Just because you have low levels of estrogen doesn't mean you will automatically gain weight, however. You can reduce your risk of weight gain by exercising regularly, eating a healthy diet, and getting adequate sleep.

Low estrogen and sex

When estrogen levels decline to the point that the uterine lining stops thickening, menopause has arrived. This is often accompanied by vaginal dryness and, for some women, painful intercourse. Any decline in sex drive, however, is usually attributed to low testosterone and not estrogen. Low estrogen also can affect your sleep patterns and mood, both of which can have an impact on sexuality.

Natural remedies

If you want to boost your estrogen levels naturally, nature has a few suggestions. Discuss the best dosage for your needs with a knowledgeable healthcare provider.

  • Black cohosh. You may know this herb for its ability to help with menopausal symptoms. Research also suggests this herb contains compounds that stimulate estrogen receptors. More research is needed to verify this finding.
  • Chasteberry. This traditional herbal remedy is frequently used for premenstrual symptoms. Experts have found that chasteberry has estrogenic effects when taken at 0.6 and 1.2 g/kg of body weight. A phytoestrogen called apigenin in chasteberry is believed to be responsible for this effect.
  • Estrogen-rich foods. Be sure to include flaxseeds in your diet—they are one of the richest sources of phytoestrogen. Other candidates include soy, pistachios, walnuts, strawberries, and dried fruit.
  • Evening primrose oil. The omega-6 fatty acids in this herbal remedy make it popular for symptoms associated with menopause. In one study, about 40 percent of women who used evening primrose oil experienced relief of symptoms associated with low estrogen.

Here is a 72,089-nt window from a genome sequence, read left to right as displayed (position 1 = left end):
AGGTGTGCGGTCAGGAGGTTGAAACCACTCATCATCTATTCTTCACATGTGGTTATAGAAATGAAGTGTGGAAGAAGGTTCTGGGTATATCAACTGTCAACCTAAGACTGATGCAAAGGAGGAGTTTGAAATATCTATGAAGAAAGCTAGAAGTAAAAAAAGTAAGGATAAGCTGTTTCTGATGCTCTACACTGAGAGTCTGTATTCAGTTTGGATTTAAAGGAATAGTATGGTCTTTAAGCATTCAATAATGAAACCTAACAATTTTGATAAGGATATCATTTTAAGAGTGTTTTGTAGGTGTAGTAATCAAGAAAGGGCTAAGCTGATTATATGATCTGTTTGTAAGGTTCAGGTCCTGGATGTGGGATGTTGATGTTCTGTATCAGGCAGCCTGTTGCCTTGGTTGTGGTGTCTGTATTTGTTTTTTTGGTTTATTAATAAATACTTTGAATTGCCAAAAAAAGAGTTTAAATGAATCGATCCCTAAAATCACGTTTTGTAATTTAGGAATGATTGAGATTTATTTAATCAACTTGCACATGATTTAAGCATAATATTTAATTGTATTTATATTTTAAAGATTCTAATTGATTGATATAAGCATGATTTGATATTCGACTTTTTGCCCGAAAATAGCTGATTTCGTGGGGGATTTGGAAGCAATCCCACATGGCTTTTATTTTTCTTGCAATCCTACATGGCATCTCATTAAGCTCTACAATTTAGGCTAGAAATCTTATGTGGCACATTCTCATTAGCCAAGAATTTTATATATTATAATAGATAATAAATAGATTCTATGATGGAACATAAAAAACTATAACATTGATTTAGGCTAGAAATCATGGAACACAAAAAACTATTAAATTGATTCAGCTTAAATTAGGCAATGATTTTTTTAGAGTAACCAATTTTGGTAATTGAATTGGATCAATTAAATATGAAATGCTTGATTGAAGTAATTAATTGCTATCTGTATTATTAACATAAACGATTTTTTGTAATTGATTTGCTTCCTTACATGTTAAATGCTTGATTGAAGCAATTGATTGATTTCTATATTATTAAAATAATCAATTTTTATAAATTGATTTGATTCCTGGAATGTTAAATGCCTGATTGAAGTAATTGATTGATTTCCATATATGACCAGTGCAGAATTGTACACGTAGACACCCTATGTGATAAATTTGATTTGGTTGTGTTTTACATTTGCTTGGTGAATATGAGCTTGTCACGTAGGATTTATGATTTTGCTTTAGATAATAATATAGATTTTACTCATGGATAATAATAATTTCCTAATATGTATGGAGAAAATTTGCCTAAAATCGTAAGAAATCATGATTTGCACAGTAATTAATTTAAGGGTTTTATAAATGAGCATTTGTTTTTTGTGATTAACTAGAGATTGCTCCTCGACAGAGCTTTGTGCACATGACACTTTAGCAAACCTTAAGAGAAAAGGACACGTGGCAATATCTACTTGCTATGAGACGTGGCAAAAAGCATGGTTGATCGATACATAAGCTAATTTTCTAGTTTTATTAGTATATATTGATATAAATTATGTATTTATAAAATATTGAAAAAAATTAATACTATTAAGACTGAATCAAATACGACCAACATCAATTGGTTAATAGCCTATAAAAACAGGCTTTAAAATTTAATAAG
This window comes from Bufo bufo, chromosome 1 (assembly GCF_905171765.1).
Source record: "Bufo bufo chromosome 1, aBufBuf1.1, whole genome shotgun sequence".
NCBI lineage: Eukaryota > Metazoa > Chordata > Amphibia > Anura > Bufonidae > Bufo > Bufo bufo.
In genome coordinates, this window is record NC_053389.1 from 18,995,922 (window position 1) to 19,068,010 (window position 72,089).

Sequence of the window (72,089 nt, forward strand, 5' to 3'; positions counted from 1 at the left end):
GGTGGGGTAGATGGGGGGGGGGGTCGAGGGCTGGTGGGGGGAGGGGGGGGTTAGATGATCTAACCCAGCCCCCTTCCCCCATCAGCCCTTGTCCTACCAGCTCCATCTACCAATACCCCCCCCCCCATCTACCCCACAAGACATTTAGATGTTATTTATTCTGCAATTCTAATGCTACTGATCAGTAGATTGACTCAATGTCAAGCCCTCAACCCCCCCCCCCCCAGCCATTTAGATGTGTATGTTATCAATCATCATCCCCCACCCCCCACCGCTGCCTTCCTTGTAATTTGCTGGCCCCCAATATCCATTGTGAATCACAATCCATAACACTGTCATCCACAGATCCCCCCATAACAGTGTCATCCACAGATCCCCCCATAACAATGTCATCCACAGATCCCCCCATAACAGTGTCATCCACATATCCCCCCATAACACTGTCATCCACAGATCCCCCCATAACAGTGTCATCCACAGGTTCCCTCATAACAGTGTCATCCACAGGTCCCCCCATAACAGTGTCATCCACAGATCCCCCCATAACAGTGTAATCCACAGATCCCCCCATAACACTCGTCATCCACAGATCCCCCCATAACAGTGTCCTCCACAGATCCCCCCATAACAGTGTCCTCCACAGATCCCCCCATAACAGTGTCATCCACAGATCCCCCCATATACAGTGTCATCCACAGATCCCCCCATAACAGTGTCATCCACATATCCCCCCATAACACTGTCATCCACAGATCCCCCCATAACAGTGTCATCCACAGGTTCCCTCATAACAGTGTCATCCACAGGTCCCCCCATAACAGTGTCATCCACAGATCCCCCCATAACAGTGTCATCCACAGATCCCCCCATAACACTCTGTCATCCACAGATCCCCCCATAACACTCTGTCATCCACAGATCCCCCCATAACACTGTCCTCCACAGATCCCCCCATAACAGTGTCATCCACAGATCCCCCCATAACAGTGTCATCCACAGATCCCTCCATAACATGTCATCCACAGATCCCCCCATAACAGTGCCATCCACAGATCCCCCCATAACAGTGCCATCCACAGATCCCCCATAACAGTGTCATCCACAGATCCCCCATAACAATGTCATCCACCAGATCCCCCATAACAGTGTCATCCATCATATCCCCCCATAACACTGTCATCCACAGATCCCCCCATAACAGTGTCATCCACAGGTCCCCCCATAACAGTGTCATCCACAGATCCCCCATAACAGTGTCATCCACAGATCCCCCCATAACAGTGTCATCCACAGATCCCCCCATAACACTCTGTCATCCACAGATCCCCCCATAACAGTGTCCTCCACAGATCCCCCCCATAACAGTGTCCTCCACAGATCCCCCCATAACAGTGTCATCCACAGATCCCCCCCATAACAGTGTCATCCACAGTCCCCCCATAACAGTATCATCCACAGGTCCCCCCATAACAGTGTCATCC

• Red clover. The isoflavones (i.e., biochanin A, daidzein, formononetin, genistein) in red clover (Trifolium pratense) may act like estrogen in the body. Some research has shown that taking red clover supplements can significantly increase estrogen levels in menopausal women.
  • Vitamin D. This vitamin plays an important role in estrogen production, so you need to be sure to get enough of it. Since vitamin D deficiency is very common, you may want to get a blood test to determine your levels before you take a vitamin D supplement so you know the optimal dose for you.

Bottom line

The presence of low estrogen is a natural part of a woman's life cycle. Rather than fear it, this life phase can be understood, embraced, and managed.

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Sources
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Gentry-Maharaj A et al. Use and perceived efficacy of complementary and alternative medicines after discontinuation of hormone therapy: a nested United Kingdom Collaborative Trial of Ovarian Cancer Screening cohort study. Menopause 2015 Apr; 22(4): 384-90
Ghazanfarpour M et al. Effects of red clover on hot flash and circulating hormone concentrations in menopausal women: a systematic review and meta-analysis. Avicenna Journal of Phytomedicine 2015 Nov-Dec; 5(6): 498-511
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Deborah is a freelance health writer who is passionate about animals and the environment. She has authored, co-authored, and written more than 50 books and thousands of articles on a wide range of topics. Currently, she lives in Tucson, Arizona.